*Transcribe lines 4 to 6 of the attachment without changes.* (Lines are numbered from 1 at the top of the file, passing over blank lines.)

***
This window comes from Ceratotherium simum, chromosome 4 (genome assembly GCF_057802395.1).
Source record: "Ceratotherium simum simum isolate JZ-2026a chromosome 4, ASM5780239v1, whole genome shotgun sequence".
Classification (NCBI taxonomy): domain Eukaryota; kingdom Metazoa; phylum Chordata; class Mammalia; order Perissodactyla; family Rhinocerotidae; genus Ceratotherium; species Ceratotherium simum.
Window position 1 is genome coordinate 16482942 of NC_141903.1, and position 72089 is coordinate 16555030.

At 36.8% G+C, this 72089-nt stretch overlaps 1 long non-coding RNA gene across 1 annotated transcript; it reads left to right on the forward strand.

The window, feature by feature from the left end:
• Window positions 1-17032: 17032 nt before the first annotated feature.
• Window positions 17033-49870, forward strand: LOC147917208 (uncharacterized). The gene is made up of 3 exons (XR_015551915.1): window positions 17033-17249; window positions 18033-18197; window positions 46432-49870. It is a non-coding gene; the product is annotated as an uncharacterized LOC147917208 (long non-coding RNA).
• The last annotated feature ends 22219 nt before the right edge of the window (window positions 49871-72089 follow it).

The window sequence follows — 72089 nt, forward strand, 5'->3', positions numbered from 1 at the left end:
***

Window position 1 is genome coordinate 16482942 of NC_141903.1, and position 72089 is coordinate 16555030.

At 36.8% G+C, this 72089-nt stretch overlaps 1 long non-coding RNA gene across 1 annotated transcript; it reads left to right on the forward strand.

The window, feature by feature from the left end: